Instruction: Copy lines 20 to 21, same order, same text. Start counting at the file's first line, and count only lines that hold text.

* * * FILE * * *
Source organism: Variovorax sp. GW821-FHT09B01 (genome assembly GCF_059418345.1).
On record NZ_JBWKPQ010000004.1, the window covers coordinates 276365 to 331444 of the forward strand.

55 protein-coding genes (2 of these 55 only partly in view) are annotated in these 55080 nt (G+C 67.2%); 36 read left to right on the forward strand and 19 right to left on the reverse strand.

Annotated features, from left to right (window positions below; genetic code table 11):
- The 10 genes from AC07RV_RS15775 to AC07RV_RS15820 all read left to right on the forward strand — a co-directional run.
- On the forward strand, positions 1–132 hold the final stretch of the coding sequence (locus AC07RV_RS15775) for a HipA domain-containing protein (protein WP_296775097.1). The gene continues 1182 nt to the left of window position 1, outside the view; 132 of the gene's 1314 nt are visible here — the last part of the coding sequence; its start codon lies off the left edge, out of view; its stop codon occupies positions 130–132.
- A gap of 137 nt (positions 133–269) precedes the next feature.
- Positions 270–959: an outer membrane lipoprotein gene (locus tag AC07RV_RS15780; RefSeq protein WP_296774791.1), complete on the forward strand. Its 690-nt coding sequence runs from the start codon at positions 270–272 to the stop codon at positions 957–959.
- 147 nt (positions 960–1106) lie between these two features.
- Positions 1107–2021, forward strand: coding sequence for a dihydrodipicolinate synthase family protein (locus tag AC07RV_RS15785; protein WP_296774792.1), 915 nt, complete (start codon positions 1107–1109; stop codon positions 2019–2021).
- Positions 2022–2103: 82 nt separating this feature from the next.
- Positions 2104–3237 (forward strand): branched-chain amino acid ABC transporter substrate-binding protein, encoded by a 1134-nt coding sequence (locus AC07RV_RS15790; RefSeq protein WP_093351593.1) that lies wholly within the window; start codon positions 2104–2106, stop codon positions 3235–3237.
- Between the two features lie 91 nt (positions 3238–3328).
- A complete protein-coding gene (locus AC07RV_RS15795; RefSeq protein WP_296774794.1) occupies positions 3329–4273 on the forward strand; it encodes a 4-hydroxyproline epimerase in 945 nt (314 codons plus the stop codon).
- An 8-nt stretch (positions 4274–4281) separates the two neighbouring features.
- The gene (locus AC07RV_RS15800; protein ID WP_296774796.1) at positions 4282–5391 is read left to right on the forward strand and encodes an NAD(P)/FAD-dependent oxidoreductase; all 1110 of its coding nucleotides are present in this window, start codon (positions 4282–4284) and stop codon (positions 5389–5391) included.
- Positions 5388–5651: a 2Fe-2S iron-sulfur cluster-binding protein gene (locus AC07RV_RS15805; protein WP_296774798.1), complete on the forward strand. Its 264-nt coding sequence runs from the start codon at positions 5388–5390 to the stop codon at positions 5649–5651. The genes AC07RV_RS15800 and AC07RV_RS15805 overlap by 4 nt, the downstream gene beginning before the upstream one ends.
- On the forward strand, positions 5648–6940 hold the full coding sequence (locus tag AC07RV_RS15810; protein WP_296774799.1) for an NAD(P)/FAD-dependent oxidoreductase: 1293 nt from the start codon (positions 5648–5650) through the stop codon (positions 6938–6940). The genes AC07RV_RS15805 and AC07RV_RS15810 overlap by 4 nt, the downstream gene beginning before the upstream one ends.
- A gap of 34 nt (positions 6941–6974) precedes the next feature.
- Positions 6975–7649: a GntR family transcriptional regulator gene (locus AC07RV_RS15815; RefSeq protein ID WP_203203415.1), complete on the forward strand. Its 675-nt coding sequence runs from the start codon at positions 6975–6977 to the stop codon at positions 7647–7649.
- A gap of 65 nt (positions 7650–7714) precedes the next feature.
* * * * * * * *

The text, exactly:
- Positions 6975–7649: a GntR family transcriptional regulator gene (locus AC07RV_RS15815; RefSeq protein ID WP_203203415.1), complete on the forward strand. Its 675-nt coding sequence runs from the start codon at positions 6975–6977 to the stop codon at positions 7647–7649.
- A gap of 65 nt (positions 7650–7714) precedes the next feature.